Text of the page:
Announcing…Childbirth Classes!

Exciting News! Brilliant Birth Doulas are now offering Childbirth Education and Breastfeeding/Newborn Care Classes.
Childbirth Education will be a six week series. Karla will cover topics such as Joyful Pregnancy, Anatomy, Natural/ Holistic Birthing, Local Birthing Options, Planning your Birth, and Comfort/Relaxation techniques.
There is also an optional Breastfeeding and Newborn Care Class that Lisa will be teaching.
Date/time: Feb 13th/ Thursday Nights from 6:30-8:30
Location: The Learning Cycle
1624 Woodruff Road, Greenville, South Carolina
Fees: $175 per couple
Feel free to contact us with any questions or for more information.

Birth Photography

Have you seen these two beautiful photos on our “About Us” page? They were captured by photographer Jen Conway. Jen is offering a special discount to Brilliant Birth clients so hop over to her website to see more great photos and contact her for details!

Birth Photography



Hypnobabies – I’m sold!

This week I went to my first Hypnobabies class.  Originally, I was going to audit the class as a doula but at the last minute there was an extra student spot and since I am pregnant and all, it made sense to jump in and fully participate.  I’ve heard a lot about Hypnobabies over the last couple years.  Mostly from Karla who raves about it to every pregnant woman we meet 😉  But I wasn’t convinced it was the right fit for me.  My last three births were Bradley births.  I love the Bradley method and my births have been great.  I wanted to stick with what I know.  I read Mongan’s Hypnobirthing book and I was willing to take my Bradley relaxation skills to the next level but I wasn’t sure I wanted to go all the way to Hypnobabies hypnosis.  Honestly, I thought the recorded scripts sounded a little hokey.  It reminded me of laying in my best friend’s room in junior high, listening to her dad’s stop-smoking-hypnosis tapes, trying to be serious but busting up laughing.  I can still remember that guy’s voice instructing us to take a deep breathe and “hode it, hode it, hode it.”  It was a running joke between the two of us for a long time.  So I wasn’t sure I could take Hypnobabies serious enough for it to work.  That and the fact that I don’t like being told what to do.  But, after just a few practice sessions, I’ve gotten used to the voice on the CD and I’m more willing follow directions and accept suggestions, knowing that I am still in control of this type of self-hypnosis. And it feels so good to relax completely at the beginning, middle, or end of a crazy day.  Now I’m excited, not just to help expectant moms have a great hypnobirth, but to experience a great Hypnobabies birth for myself.  With each of my four babies, the birth experience has gotten better and better and I’m confident that with Hypnobabies, this birth will be our best yet!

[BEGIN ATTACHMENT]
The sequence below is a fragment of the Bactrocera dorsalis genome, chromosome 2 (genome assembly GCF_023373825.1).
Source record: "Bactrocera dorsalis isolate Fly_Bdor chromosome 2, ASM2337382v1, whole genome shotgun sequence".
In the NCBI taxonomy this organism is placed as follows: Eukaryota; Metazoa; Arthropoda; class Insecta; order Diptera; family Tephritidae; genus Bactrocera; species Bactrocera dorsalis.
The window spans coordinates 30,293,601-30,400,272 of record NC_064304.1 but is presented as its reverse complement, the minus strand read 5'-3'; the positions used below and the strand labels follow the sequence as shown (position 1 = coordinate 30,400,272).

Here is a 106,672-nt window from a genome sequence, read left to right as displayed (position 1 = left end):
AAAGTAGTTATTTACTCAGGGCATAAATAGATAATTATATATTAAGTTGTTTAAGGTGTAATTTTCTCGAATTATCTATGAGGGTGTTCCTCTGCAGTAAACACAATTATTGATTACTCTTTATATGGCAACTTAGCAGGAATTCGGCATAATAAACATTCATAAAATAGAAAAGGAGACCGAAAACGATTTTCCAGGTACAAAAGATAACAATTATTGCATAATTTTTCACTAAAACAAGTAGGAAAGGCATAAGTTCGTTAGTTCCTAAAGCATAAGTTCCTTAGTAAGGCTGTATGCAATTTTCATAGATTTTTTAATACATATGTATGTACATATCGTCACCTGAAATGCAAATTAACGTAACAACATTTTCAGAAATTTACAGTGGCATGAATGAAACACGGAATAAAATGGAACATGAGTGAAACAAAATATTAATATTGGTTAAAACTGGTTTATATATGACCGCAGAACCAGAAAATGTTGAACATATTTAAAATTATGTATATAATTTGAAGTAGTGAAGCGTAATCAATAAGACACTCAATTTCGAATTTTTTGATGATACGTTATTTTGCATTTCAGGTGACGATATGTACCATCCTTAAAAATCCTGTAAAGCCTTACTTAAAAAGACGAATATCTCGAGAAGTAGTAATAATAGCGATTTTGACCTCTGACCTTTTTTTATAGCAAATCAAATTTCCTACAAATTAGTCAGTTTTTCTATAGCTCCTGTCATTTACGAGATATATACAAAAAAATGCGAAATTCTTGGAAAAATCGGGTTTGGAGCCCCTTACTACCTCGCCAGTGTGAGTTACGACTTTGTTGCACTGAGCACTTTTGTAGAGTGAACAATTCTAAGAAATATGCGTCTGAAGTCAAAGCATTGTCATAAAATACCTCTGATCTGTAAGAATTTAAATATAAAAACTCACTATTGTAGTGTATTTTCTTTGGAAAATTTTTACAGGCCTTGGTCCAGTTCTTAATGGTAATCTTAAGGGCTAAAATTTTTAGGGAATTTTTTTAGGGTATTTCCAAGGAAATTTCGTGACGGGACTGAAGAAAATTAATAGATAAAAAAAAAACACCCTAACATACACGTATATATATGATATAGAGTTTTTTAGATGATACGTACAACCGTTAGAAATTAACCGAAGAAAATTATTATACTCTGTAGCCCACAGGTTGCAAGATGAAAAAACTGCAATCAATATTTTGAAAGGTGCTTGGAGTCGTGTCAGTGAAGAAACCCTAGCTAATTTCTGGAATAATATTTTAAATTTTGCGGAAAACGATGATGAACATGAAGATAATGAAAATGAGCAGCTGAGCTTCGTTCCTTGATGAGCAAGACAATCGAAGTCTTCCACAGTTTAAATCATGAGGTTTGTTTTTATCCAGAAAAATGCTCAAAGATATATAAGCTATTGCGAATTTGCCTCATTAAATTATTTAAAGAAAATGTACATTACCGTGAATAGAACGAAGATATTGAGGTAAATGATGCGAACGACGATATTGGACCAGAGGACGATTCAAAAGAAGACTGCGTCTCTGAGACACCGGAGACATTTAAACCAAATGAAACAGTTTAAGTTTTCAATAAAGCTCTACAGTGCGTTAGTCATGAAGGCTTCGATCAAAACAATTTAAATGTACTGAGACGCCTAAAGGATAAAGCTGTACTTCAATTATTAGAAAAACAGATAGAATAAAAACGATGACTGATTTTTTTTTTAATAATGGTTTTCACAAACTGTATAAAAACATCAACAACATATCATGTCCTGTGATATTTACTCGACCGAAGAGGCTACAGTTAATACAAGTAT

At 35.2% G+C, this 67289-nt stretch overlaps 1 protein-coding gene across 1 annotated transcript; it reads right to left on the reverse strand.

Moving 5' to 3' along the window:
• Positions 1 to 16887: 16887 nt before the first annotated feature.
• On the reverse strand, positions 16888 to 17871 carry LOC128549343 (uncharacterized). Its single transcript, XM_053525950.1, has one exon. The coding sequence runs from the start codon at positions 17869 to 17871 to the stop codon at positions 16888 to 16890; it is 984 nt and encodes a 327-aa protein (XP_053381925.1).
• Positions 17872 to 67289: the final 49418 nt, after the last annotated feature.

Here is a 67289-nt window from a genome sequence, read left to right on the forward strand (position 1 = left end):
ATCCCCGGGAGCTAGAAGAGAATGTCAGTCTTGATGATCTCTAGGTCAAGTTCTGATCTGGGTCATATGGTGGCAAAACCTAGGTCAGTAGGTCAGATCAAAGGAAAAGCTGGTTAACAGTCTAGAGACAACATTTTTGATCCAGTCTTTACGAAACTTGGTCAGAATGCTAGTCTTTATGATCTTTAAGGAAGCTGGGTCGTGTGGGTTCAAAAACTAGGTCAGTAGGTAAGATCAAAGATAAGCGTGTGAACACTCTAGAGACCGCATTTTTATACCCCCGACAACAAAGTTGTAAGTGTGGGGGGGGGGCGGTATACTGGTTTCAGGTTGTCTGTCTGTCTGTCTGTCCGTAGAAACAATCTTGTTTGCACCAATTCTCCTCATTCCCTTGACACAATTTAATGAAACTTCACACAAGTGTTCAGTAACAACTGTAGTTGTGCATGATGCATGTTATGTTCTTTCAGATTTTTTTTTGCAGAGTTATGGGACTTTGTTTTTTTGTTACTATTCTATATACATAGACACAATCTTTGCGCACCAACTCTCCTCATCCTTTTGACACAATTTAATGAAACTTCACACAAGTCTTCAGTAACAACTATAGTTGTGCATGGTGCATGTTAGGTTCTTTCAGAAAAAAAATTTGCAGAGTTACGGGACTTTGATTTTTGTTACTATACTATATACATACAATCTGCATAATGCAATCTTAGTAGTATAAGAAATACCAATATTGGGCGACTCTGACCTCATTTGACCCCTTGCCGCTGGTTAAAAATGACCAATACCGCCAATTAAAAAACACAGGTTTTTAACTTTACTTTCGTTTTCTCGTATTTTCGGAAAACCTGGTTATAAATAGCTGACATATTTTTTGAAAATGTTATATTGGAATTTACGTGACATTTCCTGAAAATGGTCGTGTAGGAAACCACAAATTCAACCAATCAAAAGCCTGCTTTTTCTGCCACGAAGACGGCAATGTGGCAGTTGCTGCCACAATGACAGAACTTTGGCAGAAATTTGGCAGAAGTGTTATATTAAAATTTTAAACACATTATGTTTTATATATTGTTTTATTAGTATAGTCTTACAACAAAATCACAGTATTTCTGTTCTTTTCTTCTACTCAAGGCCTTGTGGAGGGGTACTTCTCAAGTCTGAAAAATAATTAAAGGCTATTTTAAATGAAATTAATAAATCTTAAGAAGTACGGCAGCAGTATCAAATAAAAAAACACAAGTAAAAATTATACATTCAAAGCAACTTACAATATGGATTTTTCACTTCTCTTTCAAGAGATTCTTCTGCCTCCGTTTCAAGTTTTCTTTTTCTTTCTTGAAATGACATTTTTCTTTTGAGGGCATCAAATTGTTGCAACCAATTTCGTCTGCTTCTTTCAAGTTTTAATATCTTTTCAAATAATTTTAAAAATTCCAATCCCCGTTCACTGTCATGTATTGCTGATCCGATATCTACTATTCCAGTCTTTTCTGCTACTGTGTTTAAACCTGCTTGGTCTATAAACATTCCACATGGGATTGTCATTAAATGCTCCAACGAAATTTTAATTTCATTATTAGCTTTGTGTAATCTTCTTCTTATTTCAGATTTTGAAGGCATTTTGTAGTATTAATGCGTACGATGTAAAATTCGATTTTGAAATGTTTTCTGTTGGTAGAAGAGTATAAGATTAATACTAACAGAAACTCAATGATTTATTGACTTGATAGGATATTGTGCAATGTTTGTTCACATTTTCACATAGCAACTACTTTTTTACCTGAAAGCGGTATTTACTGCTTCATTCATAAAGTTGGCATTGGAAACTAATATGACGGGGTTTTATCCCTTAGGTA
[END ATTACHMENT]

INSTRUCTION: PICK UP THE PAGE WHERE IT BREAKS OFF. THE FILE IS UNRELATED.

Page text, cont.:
In the midst of the first trimester…

It seems the best time to write about pregnancy would be while experiencing it. The only problem is, I’m way too tired to come up with something insightful. And I’m starting to feel a little nauseous, which means I absolutely must get up and go eat something before it gets worse. So I guess that is my great first trimester insight for the day: Do what you need to do. Eat when you need to eat. Even if you don’t want to eat. And if you did any laundry today, I’d love to give you a high five. If you actually mopped the kitchen floor or cleaned a bathroom, I will jump up and down and rejoice with you. The little things are huge. These are the days of keeping it simple.  And spending lots of time on the couch.